Pregnancy myths: 10 Indian pregnancy myths, busted!
When you are pregnant be ready to get advice from all directions, pouring in generously without any second thought given to them. The problem is not the well-meaning advices, but that they are seldom correct scientifically and are based on superstitions passed from one generation to the other. Most women believe in them out of fear and for the sake of her baby’s well-being. However, it is wise to validate these advices which are just myths, before you start acting on them. Here are 10 common ones busted!!
Myth 1: Hanging pictures of beautiful babies on the wall result in cute babies.
Fact: Looks and features of the newborn depend on genetics. Hanging photos of cute babies does not ensure any particular features in your baby. However, having good looking or positive pictures on the wall can surely make the would-be mother feel good which is great for overall pregnancy and well-being. Remember, stress alone holds a lot of power to hamper your baby’s growth and development both aesthetically and physiologically. So be positive always. Still want cute baby pictures? Check our gallery with 25 baby pictures that will make you go aww.
Myth 2: Drinking coconut water after the seventh month of pregnancy makes the baby’s head as large as the coconut.
Fact: We are wondering where this came from. This is completely false. Coconut water is a good source of potassium and should be consumed in moderation for optimum gut health. It will have no impact on the size of the baby’s head.
Myth 3: Drinking coconut water will result in the baby having a lot of hair and the mother getting acidity.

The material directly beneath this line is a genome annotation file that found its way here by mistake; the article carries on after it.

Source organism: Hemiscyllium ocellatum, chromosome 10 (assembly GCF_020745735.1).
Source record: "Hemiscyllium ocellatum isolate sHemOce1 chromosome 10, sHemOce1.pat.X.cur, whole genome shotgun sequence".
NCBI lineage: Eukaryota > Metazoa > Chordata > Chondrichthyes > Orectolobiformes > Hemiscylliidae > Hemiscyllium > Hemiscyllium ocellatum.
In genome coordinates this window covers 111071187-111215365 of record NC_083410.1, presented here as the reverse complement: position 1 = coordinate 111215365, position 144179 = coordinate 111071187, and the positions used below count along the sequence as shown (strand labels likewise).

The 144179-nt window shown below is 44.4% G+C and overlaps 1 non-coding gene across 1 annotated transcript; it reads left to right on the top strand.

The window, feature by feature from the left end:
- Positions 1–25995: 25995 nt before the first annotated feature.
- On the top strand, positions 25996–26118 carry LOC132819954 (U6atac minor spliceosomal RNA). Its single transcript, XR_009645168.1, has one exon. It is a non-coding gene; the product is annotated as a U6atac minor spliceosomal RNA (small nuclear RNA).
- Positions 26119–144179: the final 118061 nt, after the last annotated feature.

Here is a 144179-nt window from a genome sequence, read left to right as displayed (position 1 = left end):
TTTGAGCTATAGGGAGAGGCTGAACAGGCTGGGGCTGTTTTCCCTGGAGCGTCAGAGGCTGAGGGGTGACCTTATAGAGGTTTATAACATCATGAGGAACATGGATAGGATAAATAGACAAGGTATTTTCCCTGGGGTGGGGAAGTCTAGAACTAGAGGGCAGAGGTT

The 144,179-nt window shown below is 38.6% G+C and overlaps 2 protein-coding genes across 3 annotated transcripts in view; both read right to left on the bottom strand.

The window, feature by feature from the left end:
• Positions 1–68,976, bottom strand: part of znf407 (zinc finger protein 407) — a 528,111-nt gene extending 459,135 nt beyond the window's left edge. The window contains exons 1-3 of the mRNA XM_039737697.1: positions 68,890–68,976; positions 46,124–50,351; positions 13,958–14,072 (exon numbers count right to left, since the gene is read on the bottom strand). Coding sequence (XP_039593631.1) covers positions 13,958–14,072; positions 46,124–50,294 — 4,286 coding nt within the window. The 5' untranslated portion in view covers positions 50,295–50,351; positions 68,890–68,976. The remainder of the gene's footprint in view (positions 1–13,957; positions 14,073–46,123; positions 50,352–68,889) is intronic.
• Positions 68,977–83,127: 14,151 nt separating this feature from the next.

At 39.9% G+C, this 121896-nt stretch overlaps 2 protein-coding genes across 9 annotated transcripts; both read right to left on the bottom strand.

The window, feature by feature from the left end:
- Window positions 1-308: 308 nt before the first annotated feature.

Fact: Again, not true! The baby generally lays head-down in the third trimester and the acidity that the mother suffers from is a result of her growing belly. As the mother progresses into her pregnancy the uterus stretches out and pushes the intestine upward which makes the process of digestion sluggish and is responsible for all the acidity and constipation.
Myth 4: Eating something white first thing in the morning will result in a fair-skinned baby.
Fact: Oh really! Then all that milk and bread would have turned anyone white by now. This is sheer myth. The colour of the food you eat has no bearing on the complexion of your newborn. Like looks, it too depends on your genetics.
Myth 5: One should not indulge in any activity during an eclipse else the baby will be born with some deformity.
Fact: An eclipse is a natural phenomenon. It will definitely not cause any defects or deformities in the baby. This does not mean you look at one with the naked eye. General precautions need to be taken by everyone, not just by pregnant women.
Myth 6: The shape of the stomach can help determine the sex of the baby.
Fact: The stomach is shaped on how the baby lays in the womb. Whether it is a girl or boy cannot be deciphered based on the shape. Below are other myths related to trying to determine sex of the baby.
Myth 7: The type of cravings a pregnant woman has can determine the sex of the baby.
Fact: Pregnancy cravings are essentially due to nutritional deficiencies in the body and not because it is a girl or boy. There is no concrete proof that craving for a certain food means the woman is expecting a girl and vice versa.
Myth 8: The mother’s complexion determines the sex of the baby.
Fact: It’s actually hormones which cause skin changes during pregnancy like patches on the neck, dark underarms and at times even darkening of skin on the face which is called the pregnancy mask.
Myth 9: Eating ghee or oil will help the baby slide out from the vagina during labour.
Fact: Ghee or oil does not help the baby slide out easily in any way. All they do is add a whole lot of calories in your body which becomes difficult to shed once the baby is born. Refrain from eating piles of fatty food and eat a healthy, balanced meal.
Myth 10: Pregnant women need to double their diet quantity as they are eating for two people.
Fact: This is quite common but is untrue. Though you are eating for two people, you do not have to double the quantity of food. All you need to add is 300 extra calories. The healthier options you choose, the better it is. Pregnant women need extra nutrition from all food groups and not just fat.
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